The Fioravante laboratory investigates how foundational neural primitives including stimulus value (valence), acquired strength (salience) and prediction are computed by mammalian microcircuits to support learned behavior. We focus on the cerebellum, the brain’s “prediction machine”, the non-motor functions of which lack mechanistic understanding. We dissect long-range cerebellar circuits that signal to the prefrontal cortex, the nucleus accumbens and the amygdala and dissect their role in cognition, affect and reinforcement learning.
By dissecting the operating principles of novel cerebello-limbic circuits and their synaptic and molecular elements, we shed light on their functionality and aspire to explain how their perturbations contribute to brain disorders. Our research has the potential to revise long-held views on how emotion- and reward-relevant operations are modulated in the mammalian brain and has implications for anxiety, PTSD, addiction and autism spectrum disorders.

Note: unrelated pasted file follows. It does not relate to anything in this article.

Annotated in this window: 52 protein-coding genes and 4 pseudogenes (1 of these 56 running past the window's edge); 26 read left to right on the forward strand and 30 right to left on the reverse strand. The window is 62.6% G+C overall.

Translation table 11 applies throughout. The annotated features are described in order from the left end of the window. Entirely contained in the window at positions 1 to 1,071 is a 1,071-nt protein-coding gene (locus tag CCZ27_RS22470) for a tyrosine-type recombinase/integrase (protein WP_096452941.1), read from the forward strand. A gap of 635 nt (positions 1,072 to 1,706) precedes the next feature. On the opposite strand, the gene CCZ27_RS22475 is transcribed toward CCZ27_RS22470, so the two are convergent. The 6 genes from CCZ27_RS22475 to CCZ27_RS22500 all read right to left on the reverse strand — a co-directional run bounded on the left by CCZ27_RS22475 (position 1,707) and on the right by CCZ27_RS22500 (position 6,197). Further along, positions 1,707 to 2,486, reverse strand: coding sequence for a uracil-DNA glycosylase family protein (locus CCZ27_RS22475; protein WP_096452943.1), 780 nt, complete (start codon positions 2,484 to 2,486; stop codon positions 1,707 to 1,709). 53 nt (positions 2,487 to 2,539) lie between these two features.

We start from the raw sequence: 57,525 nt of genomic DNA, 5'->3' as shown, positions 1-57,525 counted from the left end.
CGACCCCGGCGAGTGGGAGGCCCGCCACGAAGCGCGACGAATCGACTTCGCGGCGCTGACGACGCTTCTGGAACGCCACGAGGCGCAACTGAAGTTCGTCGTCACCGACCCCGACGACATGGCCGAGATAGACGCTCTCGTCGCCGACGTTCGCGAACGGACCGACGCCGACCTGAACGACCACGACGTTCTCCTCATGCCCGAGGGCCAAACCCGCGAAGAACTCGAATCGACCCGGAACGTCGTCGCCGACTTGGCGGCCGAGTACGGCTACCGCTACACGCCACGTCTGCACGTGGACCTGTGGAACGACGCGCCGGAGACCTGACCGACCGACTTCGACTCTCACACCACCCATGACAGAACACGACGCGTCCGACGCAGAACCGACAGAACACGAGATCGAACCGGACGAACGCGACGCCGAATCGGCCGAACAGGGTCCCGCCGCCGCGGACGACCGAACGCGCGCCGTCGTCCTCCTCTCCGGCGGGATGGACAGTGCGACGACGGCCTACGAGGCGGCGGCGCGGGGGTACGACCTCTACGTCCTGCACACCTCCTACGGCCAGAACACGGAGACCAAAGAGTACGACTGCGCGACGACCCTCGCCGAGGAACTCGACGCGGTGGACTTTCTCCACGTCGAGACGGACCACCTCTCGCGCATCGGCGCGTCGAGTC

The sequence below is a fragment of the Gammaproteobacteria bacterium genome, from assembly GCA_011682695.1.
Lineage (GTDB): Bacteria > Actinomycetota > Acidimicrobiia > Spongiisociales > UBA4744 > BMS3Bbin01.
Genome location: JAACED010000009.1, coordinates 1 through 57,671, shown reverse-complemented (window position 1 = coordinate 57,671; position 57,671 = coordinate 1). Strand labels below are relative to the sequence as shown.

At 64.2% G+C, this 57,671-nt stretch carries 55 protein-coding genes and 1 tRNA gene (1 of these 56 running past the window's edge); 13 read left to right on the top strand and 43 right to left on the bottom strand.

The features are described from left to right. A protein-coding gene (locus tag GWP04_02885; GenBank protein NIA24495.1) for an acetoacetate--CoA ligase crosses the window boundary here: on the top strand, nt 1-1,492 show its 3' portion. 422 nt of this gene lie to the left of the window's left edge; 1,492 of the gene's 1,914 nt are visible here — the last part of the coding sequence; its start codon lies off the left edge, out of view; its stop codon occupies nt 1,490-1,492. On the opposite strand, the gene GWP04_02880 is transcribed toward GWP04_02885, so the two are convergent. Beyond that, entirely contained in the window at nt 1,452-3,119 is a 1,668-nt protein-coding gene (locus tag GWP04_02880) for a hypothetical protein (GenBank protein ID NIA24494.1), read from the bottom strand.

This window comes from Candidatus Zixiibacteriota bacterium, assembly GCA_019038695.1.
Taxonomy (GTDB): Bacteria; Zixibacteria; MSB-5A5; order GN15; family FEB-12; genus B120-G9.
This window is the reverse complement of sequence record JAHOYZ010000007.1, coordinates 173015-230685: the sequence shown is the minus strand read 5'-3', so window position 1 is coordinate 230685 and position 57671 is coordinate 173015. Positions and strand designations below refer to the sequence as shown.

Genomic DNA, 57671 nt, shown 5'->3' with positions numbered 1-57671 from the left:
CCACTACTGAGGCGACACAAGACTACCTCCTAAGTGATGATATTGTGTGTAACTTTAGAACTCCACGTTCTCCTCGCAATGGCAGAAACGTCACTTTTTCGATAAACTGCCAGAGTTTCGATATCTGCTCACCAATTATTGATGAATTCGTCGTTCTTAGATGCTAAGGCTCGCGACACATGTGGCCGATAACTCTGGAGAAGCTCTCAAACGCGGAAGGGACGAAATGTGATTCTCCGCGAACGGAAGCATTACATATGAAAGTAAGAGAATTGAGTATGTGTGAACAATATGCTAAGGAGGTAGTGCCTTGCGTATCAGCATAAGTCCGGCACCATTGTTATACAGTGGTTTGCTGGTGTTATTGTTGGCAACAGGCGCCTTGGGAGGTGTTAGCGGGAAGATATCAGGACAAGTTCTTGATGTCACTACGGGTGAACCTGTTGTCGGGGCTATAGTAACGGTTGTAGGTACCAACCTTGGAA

Our toolbox includes transgenic mice, optogenetics, ex vivo patch-clamp and in vivo large-scale electrophysiology, calcium imaging, Patch-seq and animal behavior assays. With these tools at hand, we aim to bridge the knowledge gap between synaptic, cellular and circuit levels of analysis.